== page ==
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Wednesday, September 12, 2018

At the Stage Door: Passion

I'm pretty sure I've shared with you that I was not particularly fond of Passion the first time I saw it. But as a life-long fan of Sondheim, I knew I could never fairly judge a piece of his by just one viewing. And so I returned - and I loved it. I loved the beauty of the score, the intrigue of plot, and the challenges of understanding the motivations and actions of Fosca, Giorgio and Clara. As I saw it over the course of its run (and it was SEVERAL times), one thing each performance shared was an uneasy audience, laughing in odd places, many leaving in the middle of the show. In short, there were basically two types of audience members: those who adored it and those who abhorred it.

This was well before the organized (and crazy) fandom, and stage-dooring was an easy thing. With Passion, it was even easier. There weren't a ton of eager fans waiting for the stars to leave. Well, it so happens that my friend (who saw it each time with me) and I decided we wanted to stay after a matinee just to offer our support, sure that the lack of positivity in the house that afternoon was at an all-time low.  It was a bright, warm afternoon, and the street was pretty clear.


Slowly, the cast filed out, smiled at us and went on their way. When Marin Mazzie, Jere Shea and Donna Murphy came out, it was different. Each stopped and talked to us (there were about half a dozen of us there), shook hands and talked with us about their experiences. It was lovely. They offered autographs, which we all accepted (none of us actually asked). We continued chatting while they signed, when all of a sudden, a new fan came into the picture.  I'll never forget it.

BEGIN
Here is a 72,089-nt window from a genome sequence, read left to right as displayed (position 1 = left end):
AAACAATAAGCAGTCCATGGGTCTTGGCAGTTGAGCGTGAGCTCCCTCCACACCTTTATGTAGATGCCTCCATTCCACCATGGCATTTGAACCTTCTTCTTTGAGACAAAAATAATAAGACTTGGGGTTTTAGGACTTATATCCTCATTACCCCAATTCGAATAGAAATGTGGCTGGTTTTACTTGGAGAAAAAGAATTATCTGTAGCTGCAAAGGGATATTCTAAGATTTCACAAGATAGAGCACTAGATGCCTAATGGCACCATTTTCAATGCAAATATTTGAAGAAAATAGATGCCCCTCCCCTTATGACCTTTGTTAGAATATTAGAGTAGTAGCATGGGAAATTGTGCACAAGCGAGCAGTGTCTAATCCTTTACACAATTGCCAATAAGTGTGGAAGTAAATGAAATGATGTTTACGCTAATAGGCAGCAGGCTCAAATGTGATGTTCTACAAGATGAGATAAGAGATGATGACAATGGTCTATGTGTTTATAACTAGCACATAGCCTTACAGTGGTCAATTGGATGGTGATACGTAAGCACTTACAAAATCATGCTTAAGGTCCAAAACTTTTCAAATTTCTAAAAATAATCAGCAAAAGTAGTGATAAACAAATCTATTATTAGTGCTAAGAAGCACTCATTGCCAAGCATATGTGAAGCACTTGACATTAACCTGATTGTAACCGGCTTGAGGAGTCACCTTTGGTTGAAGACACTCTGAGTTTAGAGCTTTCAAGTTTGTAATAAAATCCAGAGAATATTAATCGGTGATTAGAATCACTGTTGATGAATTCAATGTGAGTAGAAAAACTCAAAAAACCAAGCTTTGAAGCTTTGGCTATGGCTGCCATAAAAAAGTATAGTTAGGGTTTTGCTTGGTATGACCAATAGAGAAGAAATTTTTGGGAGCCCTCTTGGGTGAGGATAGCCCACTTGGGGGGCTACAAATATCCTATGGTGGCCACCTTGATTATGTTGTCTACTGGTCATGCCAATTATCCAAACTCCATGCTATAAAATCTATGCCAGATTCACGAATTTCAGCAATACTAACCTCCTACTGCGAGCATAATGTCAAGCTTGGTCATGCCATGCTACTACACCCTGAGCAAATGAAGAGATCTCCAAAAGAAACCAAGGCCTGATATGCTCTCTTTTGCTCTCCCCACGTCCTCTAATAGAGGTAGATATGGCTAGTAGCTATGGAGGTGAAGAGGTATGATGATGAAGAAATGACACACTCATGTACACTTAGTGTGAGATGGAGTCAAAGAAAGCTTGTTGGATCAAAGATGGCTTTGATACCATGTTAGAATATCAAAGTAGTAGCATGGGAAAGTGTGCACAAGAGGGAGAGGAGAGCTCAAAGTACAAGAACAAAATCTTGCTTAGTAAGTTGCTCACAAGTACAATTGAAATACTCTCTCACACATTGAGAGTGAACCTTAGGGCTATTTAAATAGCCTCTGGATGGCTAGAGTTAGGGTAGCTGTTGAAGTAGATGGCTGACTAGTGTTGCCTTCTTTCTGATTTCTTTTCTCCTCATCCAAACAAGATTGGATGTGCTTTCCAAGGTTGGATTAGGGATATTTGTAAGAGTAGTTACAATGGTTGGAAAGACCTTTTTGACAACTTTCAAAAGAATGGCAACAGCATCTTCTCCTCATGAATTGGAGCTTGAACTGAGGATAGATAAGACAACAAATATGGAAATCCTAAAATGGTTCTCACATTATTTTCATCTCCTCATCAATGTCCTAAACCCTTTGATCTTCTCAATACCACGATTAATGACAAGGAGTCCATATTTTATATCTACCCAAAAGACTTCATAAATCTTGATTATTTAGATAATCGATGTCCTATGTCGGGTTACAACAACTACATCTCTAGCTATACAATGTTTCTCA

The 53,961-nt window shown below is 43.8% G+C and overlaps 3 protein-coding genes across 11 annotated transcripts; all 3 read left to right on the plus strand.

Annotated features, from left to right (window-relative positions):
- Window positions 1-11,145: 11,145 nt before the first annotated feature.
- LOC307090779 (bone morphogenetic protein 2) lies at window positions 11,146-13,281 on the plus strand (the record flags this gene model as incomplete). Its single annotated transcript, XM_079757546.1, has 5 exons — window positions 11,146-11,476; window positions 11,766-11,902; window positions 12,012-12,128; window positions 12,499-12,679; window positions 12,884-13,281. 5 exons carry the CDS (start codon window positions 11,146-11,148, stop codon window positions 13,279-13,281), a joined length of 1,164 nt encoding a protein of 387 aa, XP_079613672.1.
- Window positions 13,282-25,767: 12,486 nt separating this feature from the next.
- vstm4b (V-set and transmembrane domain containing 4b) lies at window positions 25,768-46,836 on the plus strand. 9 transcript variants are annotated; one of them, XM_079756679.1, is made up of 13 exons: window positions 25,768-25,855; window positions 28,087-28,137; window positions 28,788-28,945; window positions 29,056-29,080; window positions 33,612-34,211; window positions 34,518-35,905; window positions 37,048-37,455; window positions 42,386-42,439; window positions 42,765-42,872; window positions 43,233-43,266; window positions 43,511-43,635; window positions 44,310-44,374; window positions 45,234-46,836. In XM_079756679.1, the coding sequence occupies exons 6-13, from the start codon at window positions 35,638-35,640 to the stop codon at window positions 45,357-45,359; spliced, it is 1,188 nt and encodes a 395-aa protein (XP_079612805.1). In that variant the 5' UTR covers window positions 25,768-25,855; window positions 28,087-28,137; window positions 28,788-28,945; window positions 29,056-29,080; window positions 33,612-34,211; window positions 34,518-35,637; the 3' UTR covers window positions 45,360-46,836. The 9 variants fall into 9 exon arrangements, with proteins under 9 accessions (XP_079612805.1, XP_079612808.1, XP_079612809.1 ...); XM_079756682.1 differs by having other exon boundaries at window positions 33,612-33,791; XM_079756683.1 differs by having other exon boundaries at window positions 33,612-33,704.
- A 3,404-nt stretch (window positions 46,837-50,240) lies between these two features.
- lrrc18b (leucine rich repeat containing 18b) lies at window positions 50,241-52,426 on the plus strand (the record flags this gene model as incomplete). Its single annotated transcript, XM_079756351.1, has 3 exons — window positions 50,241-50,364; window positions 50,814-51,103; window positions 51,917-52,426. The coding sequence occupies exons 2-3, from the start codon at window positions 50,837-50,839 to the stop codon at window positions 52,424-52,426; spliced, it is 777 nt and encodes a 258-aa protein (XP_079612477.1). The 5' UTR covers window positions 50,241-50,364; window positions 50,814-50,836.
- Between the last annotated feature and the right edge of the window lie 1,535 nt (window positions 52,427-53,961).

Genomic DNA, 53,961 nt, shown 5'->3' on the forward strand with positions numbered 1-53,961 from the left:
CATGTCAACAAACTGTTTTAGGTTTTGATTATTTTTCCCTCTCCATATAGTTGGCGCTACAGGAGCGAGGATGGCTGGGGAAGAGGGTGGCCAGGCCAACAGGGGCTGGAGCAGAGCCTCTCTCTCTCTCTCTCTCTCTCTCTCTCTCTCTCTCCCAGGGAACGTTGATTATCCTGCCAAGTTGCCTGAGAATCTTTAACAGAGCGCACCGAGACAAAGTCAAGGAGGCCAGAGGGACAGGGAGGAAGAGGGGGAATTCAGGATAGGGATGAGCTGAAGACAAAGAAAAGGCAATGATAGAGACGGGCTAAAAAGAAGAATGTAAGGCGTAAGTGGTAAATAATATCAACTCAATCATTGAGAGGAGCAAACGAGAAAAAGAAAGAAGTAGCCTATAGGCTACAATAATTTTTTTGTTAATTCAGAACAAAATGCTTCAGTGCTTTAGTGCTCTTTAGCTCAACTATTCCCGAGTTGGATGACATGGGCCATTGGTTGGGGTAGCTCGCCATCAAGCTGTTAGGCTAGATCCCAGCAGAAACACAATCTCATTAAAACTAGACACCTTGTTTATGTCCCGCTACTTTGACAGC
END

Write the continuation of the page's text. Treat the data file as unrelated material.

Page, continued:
All of us - cast and fans- turned as one when we heard a loud shriek from woman at the edge of the sidewalk. "Oh my God! YOU have to sign my program!" We all looked at each other. Who was she screaming at? Next thing you know, she is literally pushing all of us aside trying to get to the object of her shrieks. (Imagine anyone elbowing Donna Murphy out of the way...) She honed in on Jere Shea with the pinpoint accuracy of a laser beam. He blushed.

"Oh my God, oh my God, oh my God! You were so fantastic! I loved you so much! And you were so FUNNY!" His mouth dropped open. The rest of us sort of gasped and looked at each other like, "Is this lady drunk?" Next thing we knew, she thrust a magic marker and a Playbill from Joseph and the Amazing Technicolor Dreamcoat into his hand and continued to gush, "You were just fabulous as the Elvis impersonator." I don't know how he kept it together...

Maybe it was the sideburns?

Jere was kind. He paused, and said, "Thank you, ma'am, but you have the wrong actor. I'm in this show." He gestured to the theater. "No, sir! I know I just saw you as Elvis." "Ma'am, really.  I'm in this show. Look!" He pointed to the display window clearly showing him bare chested and holding onto Marin Mazzie. The woman looked visibly upset. We all, I think it safe to say, expected her to apologize and walk away. No.

"Well! If you don't want to sign my book, just say no. But I know what I saw!"

"Fine," he said calmly, "I just wanted to be sure you really wanted my autograph." And he signed it. She left happily, and we all stood there dumbstruck.  Somewhere there's a lady with a Joseph Playbill signed by Jere Shea - that fabulous Elvis impersonator.

#1893

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